Video: How Kate Coughlan’s inner city courtyard garden became a 100% edible oasis

When NZ Life & Leisure editor Kate Coughlan left behind her vast veggie beds at the Rocket Ranch for city life she felt starved. She called in the experts to create a small courtyard garden with 100% edibles.

Walk Japan

Words: Kate Coughlan
Video: Milla Novak

Photos: Sally Tagg

The thrill of no longer commuting 15-20 hours a week on Auckland’s motorways was forgotten as I looked around the tiny courtyard garden of my new home, a 20-year-old inner-city townhouse. My heart sank at the messy riot of thrashing queen palms, out-of-control ficus and opportunistic impatiens. Not an edible thing anywhere. Not a sprig of parsley, nor a clump of mint and not a single fruit on the shabby mandarins and lemons.
A pang of longing for the packed veggie beds and glossy citrus groves of my former country life went through me like a mild electrical current. “What will we eat?” I wondered, pathetically forgetting the two greengrocers within walking distance and supermarkets which, did you know, also sell food.

I attacked the ficus with fury in my heart, I snatched out great swathes of impatiens and poured fertilizer onto the citrus, vastly exceeding the suggested quantity of a handful per tree. I poked herbs and greens into any clear space. Soon I had more sorrel than I knew what to do with and some kale and silverbeet growing here and there. But it wasn’t pretty and it wasn’t feeding us. My call to landscape design, build and maintenance company Second Nature was for a beautiful 100% edible garden. I wanted to keep as much of the existing hard landscaping as possible and I had a small inelastic budget.

small courtyard garden with vertical garden

Kate Coughlan next to her vertical gutter garden.

Before I knew it, my courtyard was transformed. I had two new raised beds, a large frame for climbers, an exciting six-tray vertical planter, four deep troughs, more citrus in large pots and six hanging baskets. The total growing area is still small, at 15 sq m, but every centimetre is now in food production.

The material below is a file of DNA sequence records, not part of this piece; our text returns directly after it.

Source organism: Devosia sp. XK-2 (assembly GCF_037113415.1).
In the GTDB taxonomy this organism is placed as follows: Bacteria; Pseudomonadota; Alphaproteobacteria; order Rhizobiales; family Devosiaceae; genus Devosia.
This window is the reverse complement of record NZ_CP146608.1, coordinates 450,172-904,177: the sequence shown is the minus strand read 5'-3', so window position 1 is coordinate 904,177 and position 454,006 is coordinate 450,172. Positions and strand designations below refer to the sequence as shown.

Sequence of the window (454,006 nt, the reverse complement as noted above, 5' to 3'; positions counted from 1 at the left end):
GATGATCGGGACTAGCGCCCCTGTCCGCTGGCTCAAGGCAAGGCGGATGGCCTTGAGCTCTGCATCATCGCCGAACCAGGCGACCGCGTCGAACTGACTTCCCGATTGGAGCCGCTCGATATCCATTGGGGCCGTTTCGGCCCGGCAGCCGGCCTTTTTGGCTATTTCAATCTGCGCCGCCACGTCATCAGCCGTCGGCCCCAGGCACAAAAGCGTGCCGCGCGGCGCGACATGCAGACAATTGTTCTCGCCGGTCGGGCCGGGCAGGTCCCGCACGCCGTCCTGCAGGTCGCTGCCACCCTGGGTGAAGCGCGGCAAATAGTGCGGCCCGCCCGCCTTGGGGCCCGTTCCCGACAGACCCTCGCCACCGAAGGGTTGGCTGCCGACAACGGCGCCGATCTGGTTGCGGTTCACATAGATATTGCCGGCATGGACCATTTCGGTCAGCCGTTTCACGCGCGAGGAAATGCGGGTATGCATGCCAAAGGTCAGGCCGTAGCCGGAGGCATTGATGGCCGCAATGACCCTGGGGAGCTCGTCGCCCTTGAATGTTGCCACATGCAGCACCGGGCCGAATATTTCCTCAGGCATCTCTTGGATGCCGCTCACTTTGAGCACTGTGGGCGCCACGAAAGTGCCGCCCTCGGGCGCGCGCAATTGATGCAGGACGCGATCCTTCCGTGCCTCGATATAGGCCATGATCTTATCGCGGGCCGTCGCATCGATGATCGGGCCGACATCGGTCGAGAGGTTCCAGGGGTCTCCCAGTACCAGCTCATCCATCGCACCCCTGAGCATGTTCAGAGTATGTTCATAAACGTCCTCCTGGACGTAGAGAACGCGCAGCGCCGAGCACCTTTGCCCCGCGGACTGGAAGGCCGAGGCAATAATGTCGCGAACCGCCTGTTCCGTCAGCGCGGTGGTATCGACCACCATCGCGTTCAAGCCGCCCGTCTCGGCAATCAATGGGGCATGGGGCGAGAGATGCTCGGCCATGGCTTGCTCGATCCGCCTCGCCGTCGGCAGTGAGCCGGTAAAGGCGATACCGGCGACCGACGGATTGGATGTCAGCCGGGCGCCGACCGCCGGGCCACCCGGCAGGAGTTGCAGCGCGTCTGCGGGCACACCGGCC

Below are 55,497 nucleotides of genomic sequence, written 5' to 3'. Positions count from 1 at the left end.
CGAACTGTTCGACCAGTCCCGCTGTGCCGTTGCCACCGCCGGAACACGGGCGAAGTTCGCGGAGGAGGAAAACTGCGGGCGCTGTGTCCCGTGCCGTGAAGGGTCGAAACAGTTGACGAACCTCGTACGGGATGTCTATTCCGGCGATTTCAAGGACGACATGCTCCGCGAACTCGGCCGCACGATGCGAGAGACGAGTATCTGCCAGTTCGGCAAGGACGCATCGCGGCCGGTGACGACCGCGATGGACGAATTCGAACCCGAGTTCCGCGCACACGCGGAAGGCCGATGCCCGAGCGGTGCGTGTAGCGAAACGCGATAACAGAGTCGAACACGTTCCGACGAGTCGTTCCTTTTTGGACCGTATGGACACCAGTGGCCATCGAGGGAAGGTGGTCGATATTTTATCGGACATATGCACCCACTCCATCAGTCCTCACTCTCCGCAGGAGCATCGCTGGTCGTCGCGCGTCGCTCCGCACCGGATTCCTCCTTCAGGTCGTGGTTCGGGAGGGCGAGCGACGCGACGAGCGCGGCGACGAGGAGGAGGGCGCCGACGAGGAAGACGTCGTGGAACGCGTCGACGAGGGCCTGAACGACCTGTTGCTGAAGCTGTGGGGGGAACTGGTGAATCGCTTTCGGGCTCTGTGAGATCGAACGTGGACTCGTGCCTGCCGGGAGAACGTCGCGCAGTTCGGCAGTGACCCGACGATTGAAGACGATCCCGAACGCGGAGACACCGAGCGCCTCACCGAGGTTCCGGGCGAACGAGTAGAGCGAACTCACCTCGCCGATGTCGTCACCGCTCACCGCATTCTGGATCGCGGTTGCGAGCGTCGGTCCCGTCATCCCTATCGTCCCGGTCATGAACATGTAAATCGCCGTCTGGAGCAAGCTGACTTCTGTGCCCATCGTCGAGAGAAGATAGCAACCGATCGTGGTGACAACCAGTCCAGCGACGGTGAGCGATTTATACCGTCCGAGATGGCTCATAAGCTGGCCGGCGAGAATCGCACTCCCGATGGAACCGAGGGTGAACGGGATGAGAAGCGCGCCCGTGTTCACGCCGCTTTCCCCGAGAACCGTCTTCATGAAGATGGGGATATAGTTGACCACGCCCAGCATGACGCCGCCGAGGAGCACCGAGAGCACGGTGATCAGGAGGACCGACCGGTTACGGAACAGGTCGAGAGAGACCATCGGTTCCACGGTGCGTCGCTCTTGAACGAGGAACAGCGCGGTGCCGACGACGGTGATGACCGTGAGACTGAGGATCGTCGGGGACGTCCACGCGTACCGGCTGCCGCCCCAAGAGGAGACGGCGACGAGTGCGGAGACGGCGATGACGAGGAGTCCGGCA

I promised to weigh what I harvested and for six months I diligently did just that on a set of digital scales at the kitchen door. What I was unable to weigh were the hundreds of ‘Sweet 100 tomatoes’ eaten by our family toddler, 16kg-James. I guess he might have eaten his body weight in the delicious red “lollies” which he so adored.
And how much did my garden grow in those first six months? An astonishing 138 kg of plate-ready food. No kidding, and that excludes the inedible outer leaves (which went to the worm farm) and things I forgot to weigh. For weeks I was the office darling as I delivered bags of salad greens ready to be tossed on a plate.
The harvest continues at such a prolific rate that my neighbour popped his head above the fence and suggested I open a stall at the end of our drive. Instead, I’ve shared the story of the design, build and harvest of my courtyard garden in our latest special edition In Your Backyard – Urban Harvest.

small courtyard garden

‘Sweet 100’ cherry tomatoes in the central planter next to the tiled herb hopper and citrus grove.

We also made a video (top of article) charting progress from my first conversation with the Second Nature designer Kerry Speirs, her plans and tips for creating a successful vegetable garden, the building of the various elements which transformed my courtyard, its planting and then the harvest.
Read In Your Backyard – Urban Harvest for advice from the Second Nature team on all elements of my courtyard transformation: design, construction and fruit-tree and vegetable planting. What was planted in my garden, what grew well and what have I replanted?

Urban Harvest

Order your copy (delivered free) here Or watch for it supermarkets and bookstores. $19.90

Learn more on Second Nature at

You may also like...

Video: Behind the scenes at Clachanburn Country Ga... Kate Coughlan meets Jane Falconer of Clachanburn Country Garden from This NZ Life onWhat does it take to create a garden of national significa...
5 common mistakes made by beginner organic gardene... Making the switch to organic gardening can take some adjustment, but follow this cheat sheet to avoid common hurdles.1.  NOT PLANNING THE GARD...
Things to do in the garden in May Plant winter greens such as bok choy this month. Photo: Bhofack2 | Dreamstime.comThe weather outside is frightful, but there's plenty of delightf...
Homegrown present idea: Greek basil topiary Most topiaries are produced from one strong, upright stem of perennial plants and cut to shape, but Greek basil, also known as bonsai basil, produ...
Discuss This Article

Send this to a friend